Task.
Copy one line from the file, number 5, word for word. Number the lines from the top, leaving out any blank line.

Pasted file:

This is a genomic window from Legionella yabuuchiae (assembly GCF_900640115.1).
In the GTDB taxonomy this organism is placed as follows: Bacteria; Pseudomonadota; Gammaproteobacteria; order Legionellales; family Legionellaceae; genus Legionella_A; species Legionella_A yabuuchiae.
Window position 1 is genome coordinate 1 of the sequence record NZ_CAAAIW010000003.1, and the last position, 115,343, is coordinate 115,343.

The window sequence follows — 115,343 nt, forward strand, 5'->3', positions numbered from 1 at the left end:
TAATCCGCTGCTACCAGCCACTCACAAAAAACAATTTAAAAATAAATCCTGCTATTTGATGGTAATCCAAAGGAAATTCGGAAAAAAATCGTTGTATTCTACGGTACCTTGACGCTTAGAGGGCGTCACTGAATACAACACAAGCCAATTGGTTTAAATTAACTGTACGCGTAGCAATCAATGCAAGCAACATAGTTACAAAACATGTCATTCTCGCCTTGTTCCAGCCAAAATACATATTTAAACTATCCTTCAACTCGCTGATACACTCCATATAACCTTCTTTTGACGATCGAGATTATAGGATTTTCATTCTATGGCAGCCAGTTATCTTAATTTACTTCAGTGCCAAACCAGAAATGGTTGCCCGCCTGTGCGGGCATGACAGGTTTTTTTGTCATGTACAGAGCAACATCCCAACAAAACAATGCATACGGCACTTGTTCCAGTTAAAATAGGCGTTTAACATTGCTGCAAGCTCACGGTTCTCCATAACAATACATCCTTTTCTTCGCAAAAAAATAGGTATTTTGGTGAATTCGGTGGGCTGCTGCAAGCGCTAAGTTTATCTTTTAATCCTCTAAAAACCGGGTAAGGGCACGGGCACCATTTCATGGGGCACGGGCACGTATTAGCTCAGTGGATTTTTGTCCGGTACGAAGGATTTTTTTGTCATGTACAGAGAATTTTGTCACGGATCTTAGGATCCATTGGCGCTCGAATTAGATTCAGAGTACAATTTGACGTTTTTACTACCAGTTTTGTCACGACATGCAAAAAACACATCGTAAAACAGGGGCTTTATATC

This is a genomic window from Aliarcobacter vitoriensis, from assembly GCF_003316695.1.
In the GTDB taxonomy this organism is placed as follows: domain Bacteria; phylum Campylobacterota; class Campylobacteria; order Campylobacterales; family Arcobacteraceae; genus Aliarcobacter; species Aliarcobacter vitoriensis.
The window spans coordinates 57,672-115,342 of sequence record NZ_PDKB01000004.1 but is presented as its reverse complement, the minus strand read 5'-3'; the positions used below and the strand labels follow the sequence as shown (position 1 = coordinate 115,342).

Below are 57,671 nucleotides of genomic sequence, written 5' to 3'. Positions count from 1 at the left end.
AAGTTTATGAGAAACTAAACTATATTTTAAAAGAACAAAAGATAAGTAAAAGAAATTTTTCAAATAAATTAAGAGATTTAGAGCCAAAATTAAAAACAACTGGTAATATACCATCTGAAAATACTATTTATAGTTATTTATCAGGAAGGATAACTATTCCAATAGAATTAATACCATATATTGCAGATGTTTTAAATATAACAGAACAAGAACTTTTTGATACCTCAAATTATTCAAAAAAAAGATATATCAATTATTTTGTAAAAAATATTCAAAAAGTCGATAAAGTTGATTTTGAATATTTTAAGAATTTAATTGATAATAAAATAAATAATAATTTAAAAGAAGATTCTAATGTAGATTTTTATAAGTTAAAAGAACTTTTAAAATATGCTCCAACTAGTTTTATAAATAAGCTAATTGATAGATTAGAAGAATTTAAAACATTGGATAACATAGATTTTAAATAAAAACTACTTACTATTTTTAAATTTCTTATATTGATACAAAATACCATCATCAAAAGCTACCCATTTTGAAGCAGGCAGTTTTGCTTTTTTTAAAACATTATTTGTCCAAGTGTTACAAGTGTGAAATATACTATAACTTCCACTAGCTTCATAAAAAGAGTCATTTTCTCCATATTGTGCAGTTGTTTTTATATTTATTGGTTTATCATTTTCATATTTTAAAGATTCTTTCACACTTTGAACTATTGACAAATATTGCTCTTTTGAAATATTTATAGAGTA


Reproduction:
TAATCCGCTGCTACCAGCCACTCACAAAAAACAATTTAAAAATAAATCCTGCTATTTGATGGTAATCCAAAGGAAATTCGGAAAAAAATCGTTGTATTCTACGGTACCTTGACGCTTAGAGGGCGTCACTGAATACAACACAAGCCAATTGGTTTAAATTAACTGTACGCGTAGCAATCAATGCAAGCAACATAGTTACAAAACATGTCATTCTCGCCTTGTTCCAGCCAAAATACATATTTAAACTATCCTTCAACTCGCTGATACACTCCATATAACCTTCTTTTGACGATCGAGATTATAGGATTTTCATTCTATGGCAGCCAGTTATCTTAATTTACTTCAGTGCCAAACCAGAAATGGTTGCCCGCCTGTGCGGGCATGACAGGTTTTTTTGTCATGTACAGAGCAACATCCCAACAAAACAATGCATACGGCACTTGTTCCAGTTAAAATAGGCGTTTAACATTGCTGCAAGCTCACGGTTCTCCATAACAATACATCCTTTTCTTCGCAAAAAAATAGGTATTTTGGTGAATTCGGTGGGCTGCTGCAAGCGCTAAGTTTATCTTTTAATCCTCTAAAAACCGGGTAAGGGCACGGGCACCATTTCATGGGGCACGGGCACGTATTAGCTCAGTGGATTTTTGTCCGGTACGAAGGATTTTTTTGTCATGTACAGAGAATTTTGTCACGGATCTTAGGATCCATTGGCGCTCGAATTAGATTCAGAGTACAATTTGACGTTTTTACTACCAGTTTTGTCACGACATGCAAAAAACACATCGTAAAACAGGGGCTTTATATC